And yet there were other units of company organizations, which had distinct origins, but which afterwards were joined to the forces that were rapidly recruited, when once the name of Dr. Perry had been authoritatively announced as the commander of the new regiment. Among others, Lieutenant B. R. Corwin had early begun to recruit a company in Brooklyn, under the personal authorization of Colonel Perry, and Captain D. C. Knowles had opened in July a recruiting office in Trenton, N. J. Others in Monmouth County, N. J., and along the valley of the Hudson had gathered little groups of men, and when they learned that Dr. Perry was forming a regiment they gladly offered themselves and their men. Many religious parents, fearful of the moral contamination of army life for their sons, gladly heard of a regiment to be commanded by an eminent minister, and sent their sons to join in. Undoubtedly, that was how the organization gained its quaint sobriquet of "Perry's Saints."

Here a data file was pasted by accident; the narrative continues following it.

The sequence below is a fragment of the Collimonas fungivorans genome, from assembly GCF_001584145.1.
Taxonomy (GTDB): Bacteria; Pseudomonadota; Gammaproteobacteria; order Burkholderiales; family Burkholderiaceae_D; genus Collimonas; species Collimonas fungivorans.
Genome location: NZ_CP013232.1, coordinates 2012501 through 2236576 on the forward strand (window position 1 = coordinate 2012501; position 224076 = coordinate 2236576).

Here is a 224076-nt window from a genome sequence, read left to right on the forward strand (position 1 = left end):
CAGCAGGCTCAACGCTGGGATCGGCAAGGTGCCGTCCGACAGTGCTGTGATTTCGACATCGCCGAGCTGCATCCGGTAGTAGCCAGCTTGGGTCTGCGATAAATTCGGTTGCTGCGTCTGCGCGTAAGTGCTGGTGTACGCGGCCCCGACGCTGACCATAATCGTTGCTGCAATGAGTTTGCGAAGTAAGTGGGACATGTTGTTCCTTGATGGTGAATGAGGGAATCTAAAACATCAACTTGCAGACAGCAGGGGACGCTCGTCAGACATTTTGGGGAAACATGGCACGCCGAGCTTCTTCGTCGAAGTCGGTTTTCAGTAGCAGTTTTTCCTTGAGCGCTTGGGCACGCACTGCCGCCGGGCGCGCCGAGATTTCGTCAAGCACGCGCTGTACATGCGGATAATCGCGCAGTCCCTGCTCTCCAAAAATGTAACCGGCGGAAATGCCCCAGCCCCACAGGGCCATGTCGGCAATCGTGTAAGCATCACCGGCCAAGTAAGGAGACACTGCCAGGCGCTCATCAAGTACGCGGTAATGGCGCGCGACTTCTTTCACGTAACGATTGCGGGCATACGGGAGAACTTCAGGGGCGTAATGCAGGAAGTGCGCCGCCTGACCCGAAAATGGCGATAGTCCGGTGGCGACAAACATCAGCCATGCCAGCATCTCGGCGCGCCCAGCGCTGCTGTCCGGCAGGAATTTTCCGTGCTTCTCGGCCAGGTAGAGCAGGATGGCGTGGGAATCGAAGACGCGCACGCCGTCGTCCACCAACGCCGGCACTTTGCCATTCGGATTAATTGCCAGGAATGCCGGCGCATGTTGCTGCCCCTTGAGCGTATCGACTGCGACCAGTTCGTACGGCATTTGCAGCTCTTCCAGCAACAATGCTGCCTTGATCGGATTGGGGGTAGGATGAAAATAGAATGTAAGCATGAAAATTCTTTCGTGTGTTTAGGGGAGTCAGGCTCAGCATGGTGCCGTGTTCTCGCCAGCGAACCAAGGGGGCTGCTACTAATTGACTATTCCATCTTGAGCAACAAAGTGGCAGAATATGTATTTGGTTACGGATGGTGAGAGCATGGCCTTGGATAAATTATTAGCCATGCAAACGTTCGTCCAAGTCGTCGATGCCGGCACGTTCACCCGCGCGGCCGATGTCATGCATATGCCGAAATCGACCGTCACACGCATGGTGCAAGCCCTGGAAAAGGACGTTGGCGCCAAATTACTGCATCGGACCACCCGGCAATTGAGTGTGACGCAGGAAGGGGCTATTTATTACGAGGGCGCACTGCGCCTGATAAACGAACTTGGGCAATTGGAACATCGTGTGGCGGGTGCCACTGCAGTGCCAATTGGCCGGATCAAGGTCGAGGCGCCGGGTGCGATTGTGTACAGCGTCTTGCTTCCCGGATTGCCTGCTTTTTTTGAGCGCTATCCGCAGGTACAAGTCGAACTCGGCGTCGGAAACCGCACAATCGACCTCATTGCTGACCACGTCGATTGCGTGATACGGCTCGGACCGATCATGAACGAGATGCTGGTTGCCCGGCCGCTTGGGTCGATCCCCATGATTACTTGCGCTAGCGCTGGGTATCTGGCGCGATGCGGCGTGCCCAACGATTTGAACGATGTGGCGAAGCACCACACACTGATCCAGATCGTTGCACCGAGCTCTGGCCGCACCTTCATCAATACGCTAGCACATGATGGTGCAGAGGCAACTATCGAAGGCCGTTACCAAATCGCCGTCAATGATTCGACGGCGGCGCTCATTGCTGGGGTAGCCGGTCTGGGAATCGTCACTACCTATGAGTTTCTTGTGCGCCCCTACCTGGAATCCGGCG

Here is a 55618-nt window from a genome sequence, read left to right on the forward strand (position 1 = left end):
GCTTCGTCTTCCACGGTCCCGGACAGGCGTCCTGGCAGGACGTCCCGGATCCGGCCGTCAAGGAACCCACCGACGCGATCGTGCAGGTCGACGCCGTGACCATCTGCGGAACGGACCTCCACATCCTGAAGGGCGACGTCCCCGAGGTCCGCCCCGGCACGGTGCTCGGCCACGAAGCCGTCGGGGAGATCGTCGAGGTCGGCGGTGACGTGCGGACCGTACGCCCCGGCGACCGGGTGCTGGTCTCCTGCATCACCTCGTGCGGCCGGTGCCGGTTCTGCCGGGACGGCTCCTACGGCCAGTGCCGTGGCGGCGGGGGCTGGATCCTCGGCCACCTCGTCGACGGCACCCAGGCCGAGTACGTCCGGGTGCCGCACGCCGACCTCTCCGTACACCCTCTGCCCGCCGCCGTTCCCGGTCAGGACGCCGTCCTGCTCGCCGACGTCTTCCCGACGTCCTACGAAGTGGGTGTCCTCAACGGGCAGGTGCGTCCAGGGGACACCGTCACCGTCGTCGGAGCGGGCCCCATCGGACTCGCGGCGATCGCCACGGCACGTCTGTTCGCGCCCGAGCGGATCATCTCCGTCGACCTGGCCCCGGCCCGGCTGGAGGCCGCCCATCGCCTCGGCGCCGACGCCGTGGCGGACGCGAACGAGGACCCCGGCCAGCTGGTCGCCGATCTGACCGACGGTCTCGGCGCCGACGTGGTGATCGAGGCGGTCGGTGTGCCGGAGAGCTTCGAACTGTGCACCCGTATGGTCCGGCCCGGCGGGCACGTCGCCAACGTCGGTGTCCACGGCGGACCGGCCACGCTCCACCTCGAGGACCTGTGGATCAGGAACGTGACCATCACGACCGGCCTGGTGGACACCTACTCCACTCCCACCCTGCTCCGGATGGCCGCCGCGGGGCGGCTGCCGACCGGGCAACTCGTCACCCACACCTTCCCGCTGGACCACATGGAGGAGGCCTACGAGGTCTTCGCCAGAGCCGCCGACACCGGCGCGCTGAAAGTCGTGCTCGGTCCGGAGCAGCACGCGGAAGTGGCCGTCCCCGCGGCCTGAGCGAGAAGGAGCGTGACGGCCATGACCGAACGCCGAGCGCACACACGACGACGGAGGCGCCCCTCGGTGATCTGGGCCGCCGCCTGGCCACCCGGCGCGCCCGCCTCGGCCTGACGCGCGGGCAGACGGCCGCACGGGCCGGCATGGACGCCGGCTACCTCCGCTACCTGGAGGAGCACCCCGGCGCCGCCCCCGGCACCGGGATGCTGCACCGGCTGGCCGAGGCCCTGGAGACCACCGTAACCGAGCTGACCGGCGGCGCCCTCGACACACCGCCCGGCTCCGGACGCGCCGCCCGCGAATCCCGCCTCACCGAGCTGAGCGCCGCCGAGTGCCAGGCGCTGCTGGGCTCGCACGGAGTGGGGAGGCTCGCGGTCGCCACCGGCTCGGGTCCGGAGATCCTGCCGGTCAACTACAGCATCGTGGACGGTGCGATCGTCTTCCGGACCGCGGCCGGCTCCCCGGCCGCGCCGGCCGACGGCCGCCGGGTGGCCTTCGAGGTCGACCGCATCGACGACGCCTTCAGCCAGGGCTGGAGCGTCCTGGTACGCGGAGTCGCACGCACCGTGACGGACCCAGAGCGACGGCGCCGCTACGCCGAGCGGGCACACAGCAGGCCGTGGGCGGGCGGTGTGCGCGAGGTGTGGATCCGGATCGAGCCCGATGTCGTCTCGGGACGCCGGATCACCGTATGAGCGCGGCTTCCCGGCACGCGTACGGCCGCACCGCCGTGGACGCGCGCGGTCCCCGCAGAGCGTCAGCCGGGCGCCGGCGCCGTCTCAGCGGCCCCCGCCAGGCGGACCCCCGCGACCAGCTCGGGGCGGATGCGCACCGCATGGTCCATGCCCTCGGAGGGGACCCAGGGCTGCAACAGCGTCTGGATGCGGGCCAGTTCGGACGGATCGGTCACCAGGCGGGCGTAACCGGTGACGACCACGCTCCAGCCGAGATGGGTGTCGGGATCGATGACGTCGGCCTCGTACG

As the formation of the regiment was made largely about the personality of its first commander, we will here give a sketch of his life.